Can I go to a club on the weekends and drink and still be a Christian?

Should I go ahead and buy that $70 sweater at American Eagle? (It would be my 15th sweater.)

Should we put my old, widowed mother in a home or let her live with us?

Should I go to the prayer meeting this Friday night? After all, I don’t have to be at the meeting for God to hear me. And it IS four miles away. Plus, where the Spirit of the Lord is there is freedom, so I’m free not to go; and, after all, I might only be going out of performance.

Should we upsize our house? I had another kid, and if we don’t move, two of my kids will have to share a room.

Should I get my teeth re-enameled? Whitened?

What tattoo best expresses who I am as a Christian? The real me?

The list goes on.

Yes. We Americans, we Christians, consider our oaths sacred cows that we hold dear.

We’ll argue them to the death.

We just don’t have any intentions of living by them.

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  • Diane

    All I said was, “OUCH!” But when I pushed send, it said my comment was too short… I’ll say it again, “OUCH!”

    • Karen Spears Zacharias

      Haha. That’s what you get for trying to be brief.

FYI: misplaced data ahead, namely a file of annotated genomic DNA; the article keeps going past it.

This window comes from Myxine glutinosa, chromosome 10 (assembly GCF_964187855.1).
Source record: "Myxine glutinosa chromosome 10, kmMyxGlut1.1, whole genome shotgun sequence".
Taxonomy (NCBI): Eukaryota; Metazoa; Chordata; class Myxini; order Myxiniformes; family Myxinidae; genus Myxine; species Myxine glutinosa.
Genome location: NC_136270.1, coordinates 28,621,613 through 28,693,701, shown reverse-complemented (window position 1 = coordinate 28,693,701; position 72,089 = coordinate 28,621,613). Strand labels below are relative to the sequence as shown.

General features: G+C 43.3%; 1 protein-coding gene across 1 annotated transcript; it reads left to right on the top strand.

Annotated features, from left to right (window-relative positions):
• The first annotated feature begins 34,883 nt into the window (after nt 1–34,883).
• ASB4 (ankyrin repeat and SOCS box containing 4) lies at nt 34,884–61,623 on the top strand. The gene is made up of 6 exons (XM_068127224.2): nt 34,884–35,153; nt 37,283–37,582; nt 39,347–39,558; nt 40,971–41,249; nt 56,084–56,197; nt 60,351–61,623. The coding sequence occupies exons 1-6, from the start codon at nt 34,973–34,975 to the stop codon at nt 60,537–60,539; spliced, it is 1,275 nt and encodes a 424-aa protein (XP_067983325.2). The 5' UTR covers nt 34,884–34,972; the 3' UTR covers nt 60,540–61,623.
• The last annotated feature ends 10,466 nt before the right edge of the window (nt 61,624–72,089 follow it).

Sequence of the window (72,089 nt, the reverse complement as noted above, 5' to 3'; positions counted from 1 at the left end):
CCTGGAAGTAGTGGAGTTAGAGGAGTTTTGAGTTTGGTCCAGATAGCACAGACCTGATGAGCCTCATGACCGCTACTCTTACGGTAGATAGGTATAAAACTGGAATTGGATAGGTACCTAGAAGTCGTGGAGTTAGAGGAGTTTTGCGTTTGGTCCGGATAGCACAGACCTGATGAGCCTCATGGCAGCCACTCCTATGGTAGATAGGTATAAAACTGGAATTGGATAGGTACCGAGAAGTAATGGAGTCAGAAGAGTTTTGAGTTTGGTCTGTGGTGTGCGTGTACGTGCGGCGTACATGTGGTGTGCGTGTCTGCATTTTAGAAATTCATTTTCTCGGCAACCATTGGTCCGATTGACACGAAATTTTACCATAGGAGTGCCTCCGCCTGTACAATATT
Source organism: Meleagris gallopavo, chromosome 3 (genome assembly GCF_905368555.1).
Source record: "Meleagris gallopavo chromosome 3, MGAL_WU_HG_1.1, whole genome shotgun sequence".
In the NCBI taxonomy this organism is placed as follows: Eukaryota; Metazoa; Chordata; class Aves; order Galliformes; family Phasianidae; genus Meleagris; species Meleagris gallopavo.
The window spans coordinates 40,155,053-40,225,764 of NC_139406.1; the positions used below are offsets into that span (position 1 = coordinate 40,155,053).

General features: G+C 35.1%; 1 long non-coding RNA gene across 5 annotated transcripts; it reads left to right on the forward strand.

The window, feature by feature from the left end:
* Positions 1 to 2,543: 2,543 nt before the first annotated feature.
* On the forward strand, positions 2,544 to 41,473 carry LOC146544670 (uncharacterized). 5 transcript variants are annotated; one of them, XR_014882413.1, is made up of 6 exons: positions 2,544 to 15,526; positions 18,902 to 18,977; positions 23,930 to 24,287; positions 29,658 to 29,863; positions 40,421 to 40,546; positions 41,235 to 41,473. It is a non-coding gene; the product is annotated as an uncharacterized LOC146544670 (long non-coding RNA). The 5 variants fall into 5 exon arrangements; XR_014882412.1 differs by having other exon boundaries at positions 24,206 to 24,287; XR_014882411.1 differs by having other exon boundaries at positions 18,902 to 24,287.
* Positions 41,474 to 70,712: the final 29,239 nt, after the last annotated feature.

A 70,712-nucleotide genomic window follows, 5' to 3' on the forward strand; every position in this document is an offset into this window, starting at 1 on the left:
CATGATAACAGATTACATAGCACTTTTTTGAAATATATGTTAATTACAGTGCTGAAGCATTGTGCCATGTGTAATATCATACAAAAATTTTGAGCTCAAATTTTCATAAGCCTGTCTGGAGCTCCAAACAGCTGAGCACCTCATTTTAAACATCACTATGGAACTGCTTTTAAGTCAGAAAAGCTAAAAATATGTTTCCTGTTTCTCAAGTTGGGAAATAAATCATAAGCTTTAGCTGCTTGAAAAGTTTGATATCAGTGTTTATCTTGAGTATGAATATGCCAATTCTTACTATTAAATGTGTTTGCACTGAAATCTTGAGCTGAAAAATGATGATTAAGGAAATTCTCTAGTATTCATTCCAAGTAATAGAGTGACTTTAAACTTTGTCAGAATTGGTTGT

• There is not any one, single word that can summarize any post ever written by the fine KSZ – that is why one word posts are not allowed on this blog.

        • Diane

          But that is my immediate response to much what K.Z. writes on this blog, because it usually slaps me upside the head! Why do I keep coming back for more is the question? It’s because iron sharpens iron and I need to hear what’s being said.

  • Alison

    How do you do it, Karen? You have this almost supernatural ability to cut through horrendous piles of BS and get to the truth. This one cuts to the quick, but in a good way. If we lived what we believed, instead of endlessly arguing about what we believed, the world would be compelled, lives would be changed, and hearts captivated by the love of Christ. Thanks for this.

    • Gloria